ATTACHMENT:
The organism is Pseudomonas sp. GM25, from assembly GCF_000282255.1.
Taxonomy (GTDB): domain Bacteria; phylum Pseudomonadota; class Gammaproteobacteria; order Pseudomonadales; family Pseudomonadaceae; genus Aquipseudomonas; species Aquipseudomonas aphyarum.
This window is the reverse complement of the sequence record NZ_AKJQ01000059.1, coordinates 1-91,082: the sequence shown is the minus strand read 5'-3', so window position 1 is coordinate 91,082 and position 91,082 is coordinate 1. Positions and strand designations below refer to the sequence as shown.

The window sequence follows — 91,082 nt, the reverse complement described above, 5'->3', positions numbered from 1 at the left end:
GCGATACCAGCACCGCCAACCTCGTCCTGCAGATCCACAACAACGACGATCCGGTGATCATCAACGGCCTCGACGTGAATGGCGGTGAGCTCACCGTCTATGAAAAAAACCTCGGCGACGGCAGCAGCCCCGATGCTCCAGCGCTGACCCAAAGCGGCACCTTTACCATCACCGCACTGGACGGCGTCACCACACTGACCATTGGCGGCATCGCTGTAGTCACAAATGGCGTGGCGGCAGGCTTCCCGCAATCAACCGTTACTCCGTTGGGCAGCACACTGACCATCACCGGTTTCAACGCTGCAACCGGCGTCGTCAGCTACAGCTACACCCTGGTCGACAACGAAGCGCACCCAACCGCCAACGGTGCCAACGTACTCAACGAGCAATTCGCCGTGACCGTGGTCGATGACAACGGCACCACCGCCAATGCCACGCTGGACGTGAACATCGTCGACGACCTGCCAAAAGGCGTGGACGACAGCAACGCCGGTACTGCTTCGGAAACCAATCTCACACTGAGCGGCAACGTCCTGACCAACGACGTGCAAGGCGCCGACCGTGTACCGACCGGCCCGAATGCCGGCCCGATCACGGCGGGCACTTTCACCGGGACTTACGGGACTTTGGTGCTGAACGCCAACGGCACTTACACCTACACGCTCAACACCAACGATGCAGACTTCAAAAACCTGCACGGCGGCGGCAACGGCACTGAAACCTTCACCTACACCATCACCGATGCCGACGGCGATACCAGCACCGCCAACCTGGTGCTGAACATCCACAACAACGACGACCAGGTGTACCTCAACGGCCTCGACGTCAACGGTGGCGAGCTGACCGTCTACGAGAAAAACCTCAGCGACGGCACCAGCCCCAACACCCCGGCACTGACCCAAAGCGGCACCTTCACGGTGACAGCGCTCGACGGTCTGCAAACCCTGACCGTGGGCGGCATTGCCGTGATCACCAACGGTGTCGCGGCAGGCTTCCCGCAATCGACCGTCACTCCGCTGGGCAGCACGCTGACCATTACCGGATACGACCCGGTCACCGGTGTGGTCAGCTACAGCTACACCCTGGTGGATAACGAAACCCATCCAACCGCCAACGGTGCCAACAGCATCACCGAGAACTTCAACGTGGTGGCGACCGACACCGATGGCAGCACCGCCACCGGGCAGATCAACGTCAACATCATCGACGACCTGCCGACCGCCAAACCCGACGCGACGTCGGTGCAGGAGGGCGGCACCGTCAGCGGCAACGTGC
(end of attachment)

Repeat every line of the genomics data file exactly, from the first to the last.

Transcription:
The organism is Pseudomonas sp. GM25, from assembly GCF_000282255.1.
Taxonomy (GTDB): domain Bacteria; phylum Pseudomonadota; class Gammaproteobacteria; order Pseudomonadales; family Pseudomonadaceae; genus Aquipseudomonas; species Aquipseudomonas aphyarum.
This window is the reverse complement of the sequence record NZ_AKJQ01000059.1, coordinates 1-91,082: the sequence shown is the minus strand read 5'-3', so window position 1 is coordinate 91,082 and position 91,082 is coordinate 1. Positions and strand designations below refer to the sequence as shown.

The window sequence follows — 91,082 nt, the reverse complement described above, 5'->3', positions numbered from 1 at the left end:
GCGATACCAGCACCGCCAACCTCGTCCTGCAGATCCACAACAACGACGATCCGGTGATCATCAACGGCCTCGACGTGAATGGCGGTGAGCTCACCGTCTATGAAAAAAACCTCGGCGACGGCAGCAGCCCCGATGCTCCAGCGCTGACCCAAAGCGGCACCTTTACCATCACCGCACTGGACGGCGTCACCACACTGACCATTGGCGGCATCGCTGTAGTCACAAATGGCGTGGCGGCAGGCTTCCCGCAATCAACCGTTACTCCGTTGGGCAGCACACTGACCATCACCGGTTTCAACGCTGCAACCGGCGTCGTCAGCTACAGCTACACCCTGGTCGACAACGAAGCGCACCCAACCGCCAACGGTGCCAACGTACTCAACGAGCAATTCGCCGTGACCGTGGTCGATGACAACGGCACCACCGCCAATGCCACGCTGGACGTGAACATCGTCGACGACCTGCCAAAAGGCGTGGACGACAGCAACGCCGGTACTGCTTCGGAAACCAATCTCACACTGAGCGGCAACGTCCTGACCAACGACGTGCAAGGCGCCGACCGTGTACCGACCGGCCCGAATGCCGGCCCGATCACGGCGGGCACTTTCACCGGGACTTACGGGACTTTGGTGCTGAACGCCAACGGCACTTACACCTACACGCTCAACACCAACGATGCAGACTTCAAAAACCTGCACGGCGGCGGCAACGGCACTGAAACCTTCACCTACACCATCACCGATGCCGACGGCGATACCAGCACCGCCAACCTGGTGCTGAACATCCACAACAACGACGACCAGGTGTACCTCAACGGCCTCGACGTCAACGGTGGCGAGCTGACCGTCTACGAGAAAAACCTCAGCGACGGCACCAGCCCCAACACCCCGGCACTGACCCAAAGCGGCACCTTCACGGTGACAGCGCTCGACGGTCTGCAAACCCTGACCGTGGGCGGCATTGCCGTGATCACCAACGGTGTCGCGGCAGGCTTCCCGCAATCGACCGTCACTCCGCTGGGCAGCACGCTGACCATTACCGGATACGACCCGGTCACCGGTGTGGTCAGCTACAGCTACACCCTGGTGGATAACGAAACCCATCCAACCGCCAACGGTGCCAACAGCATCACCGAGAACTTCAACGTGGTGGCGACCGACACCGATGGCAGCACCGCCACCGGGCAGATCAACGTCAACATCATCGACGACCTGCCGACCGCCAAACCCGACGCGACGTCGGTGCAGGAGGGCGGCACCGTCAGCGGCAACGTGC